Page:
Hi ~ This is liuyuxin, and this is my second weekly report. This week, I mainly focused on updating MeRead, and I spent a lot of time over the weekend helping my girlfriend organize materials for her graduate school recommendation.
My weekly report will be updated every Monday morning through WeChat Official Account and my personal blog. Please search for "刘玉新" on WeChat Official Account, and the blog address is: https://liuyu.xin. The blog supports RSS subscription: https://liuyu.xin/feed.
Here is the main content.
Development: MeRead welcomes a major update
The main development work this week focused on the iteration of MeRead, and version 0.6.0 was released on Thursday afternoon. The main updates are as follows:
Optimization: Migrated the database from Sqflite to Isar
Optimization: Used FlutterToast instead of SnackBar
Feature: Read articles grouped by subscription sources
Feature: Remember the expanded state of the sidebar subscription source list
Feature: Batch delete subscription sources
Feature: Added a "Get Original Article" button on the reading page
Feature: Copy the subscription source address by clicking on it on the subscription source editing page
Fix: Unable to import files with the extension ".opml"
Fix: Error when returning from a network link on the reading page
Fix: Page state not updated in a timely manner when setting global zoom
Other: Updated some UI interfaces
Welcome to download the update on Github (don't forget to star 😊): Releases · gvenusleo/MeRead
Now let me briefly talk about some issues I encountered during the development process.
Why migrate the database
From the first version of MeRead in November last year to version 0.5.0 two weeks ago, it has always used SQLite as the database with the help of Sqflite. As one of the most popular databases on pub, Sqflite does provide a good development experience. However, after I came into contact with Isar database, I decided to migrate the database.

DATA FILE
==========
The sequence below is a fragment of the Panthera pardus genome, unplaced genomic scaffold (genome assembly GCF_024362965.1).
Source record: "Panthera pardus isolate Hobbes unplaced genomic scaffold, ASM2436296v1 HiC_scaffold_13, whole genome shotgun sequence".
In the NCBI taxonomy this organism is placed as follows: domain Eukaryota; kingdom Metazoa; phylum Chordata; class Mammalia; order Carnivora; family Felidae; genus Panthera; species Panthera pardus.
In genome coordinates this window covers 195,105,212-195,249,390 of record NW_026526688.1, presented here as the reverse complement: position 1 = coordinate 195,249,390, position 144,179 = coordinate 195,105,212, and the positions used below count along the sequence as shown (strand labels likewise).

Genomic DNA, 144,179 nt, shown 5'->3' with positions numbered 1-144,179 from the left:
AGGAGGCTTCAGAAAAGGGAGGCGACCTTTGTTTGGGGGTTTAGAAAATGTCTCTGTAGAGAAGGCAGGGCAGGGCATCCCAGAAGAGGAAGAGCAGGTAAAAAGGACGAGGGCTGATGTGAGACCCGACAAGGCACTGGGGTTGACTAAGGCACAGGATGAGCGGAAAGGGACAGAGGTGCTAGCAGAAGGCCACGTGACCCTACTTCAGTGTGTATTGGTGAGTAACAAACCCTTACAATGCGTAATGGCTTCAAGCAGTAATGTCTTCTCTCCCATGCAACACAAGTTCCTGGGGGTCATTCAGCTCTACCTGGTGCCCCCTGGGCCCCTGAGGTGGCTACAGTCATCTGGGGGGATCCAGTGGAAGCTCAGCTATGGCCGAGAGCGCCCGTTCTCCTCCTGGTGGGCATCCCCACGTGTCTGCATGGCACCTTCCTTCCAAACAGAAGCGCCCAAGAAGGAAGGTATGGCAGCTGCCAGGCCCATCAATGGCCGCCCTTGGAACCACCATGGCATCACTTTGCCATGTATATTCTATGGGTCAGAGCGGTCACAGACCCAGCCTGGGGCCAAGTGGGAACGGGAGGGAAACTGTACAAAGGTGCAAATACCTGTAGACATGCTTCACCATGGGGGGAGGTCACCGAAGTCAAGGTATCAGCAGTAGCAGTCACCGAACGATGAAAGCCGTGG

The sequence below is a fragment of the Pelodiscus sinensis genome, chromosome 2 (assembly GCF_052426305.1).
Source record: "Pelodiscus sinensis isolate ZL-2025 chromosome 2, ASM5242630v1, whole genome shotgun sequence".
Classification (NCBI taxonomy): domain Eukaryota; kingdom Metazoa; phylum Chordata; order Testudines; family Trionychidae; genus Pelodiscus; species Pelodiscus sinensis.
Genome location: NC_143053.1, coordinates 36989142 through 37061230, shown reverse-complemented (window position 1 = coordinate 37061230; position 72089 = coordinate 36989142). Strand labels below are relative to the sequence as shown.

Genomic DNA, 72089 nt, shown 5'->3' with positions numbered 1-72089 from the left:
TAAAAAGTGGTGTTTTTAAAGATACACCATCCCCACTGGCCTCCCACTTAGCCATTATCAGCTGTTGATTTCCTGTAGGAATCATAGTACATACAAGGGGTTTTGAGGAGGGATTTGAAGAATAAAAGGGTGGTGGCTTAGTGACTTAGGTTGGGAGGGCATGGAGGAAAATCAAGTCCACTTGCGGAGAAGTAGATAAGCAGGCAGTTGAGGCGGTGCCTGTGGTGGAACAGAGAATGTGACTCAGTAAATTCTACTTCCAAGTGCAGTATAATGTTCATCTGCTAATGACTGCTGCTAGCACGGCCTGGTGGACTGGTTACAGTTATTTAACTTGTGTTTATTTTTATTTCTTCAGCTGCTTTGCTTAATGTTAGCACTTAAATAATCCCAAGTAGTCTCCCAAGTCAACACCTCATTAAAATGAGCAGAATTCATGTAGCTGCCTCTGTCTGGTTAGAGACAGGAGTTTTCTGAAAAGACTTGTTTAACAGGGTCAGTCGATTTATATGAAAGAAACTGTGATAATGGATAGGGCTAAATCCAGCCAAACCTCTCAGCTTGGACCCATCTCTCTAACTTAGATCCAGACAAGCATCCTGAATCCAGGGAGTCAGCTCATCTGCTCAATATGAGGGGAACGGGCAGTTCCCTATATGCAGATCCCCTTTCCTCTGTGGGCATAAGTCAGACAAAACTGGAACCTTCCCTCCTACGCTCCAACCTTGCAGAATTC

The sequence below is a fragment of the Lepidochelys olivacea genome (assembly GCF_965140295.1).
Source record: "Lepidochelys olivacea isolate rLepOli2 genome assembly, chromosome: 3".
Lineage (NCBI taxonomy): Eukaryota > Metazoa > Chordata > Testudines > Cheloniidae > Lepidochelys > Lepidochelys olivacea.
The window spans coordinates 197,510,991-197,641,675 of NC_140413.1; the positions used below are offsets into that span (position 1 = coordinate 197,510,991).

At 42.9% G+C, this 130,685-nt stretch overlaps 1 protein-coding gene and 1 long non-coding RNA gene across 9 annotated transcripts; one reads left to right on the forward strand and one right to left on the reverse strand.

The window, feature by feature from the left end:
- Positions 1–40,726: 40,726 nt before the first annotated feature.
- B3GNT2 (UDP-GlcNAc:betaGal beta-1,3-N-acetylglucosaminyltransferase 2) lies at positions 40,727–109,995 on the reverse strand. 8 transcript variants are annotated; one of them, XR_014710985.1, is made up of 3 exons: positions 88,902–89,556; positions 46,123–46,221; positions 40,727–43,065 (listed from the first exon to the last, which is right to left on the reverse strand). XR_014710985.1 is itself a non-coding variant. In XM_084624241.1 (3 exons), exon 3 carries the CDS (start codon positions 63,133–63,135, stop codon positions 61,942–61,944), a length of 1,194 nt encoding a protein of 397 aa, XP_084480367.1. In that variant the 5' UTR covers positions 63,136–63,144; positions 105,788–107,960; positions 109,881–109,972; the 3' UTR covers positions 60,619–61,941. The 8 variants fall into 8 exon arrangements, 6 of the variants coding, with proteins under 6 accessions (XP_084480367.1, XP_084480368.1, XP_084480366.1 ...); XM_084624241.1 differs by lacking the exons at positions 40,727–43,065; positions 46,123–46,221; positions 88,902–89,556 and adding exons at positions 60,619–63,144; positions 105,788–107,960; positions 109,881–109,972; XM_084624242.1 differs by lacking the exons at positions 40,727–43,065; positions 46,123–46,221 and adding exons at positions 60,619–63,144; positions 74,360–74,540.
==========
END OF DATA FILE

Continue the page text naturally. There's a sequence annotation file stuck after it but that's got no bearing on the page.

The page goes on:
According to the official website, Isar is a "super-fast cross-platform database specifically designed for Flutter". I haven't had a direct intuitive experience of its specific performance yet. In addition to the necessary functions such as CRUD, indexing, association, and full-text search, Isar attracts me mainly for the following three points:
- True cross-platform: Unlike Sqflite, which only supports mobile and MacOS, Isar has achieved full platform support, including mobile (iOS, Android), desktop (Windows, MacOS, Linux), and web. I did consider expanding MeRead to the desktop in the future, so migrating the database earlier would save a lot of trouble in the future.
- Support for more data types: Sqflite only supports four data types:
Uint8List, while Isar also supports
List, as well as nested objects and enumerations.
- Intuitive and user-friendly debugging tool: Isar comes with a debugging tool called "Isar Inspector", which allows visual operations on the database and is very user-friendly.
In short, I highly recommend Flutter developers to use the Isar database. After using it, I can't go back to Sqflite anymore...
Giving up on using SnackBar
I have never liked the SnackBar component. I think it is probably the ugliest component in the Material You design guidelines. In addition, there were user feedback that SnackBar cannot automatically disappear after 2 seconds as set on Android-like native systems (this issue also occurred on my own moto X30), which further strengthened my determination to replace the SnackBar component. Of course, before replacing it, I still wanted to find out the reason for the bug. After flipping through the official documentation, it clearly states:
A SnackBar with an action will not time out when TalkBack or VoiceOver are enabled. This is controlled by AccessibilityFeatures.accessibleNavigation.
Perhaps different Android systems handle SnackBar differently. So I directly switched to FlutterToast, which also reduced the amount of code.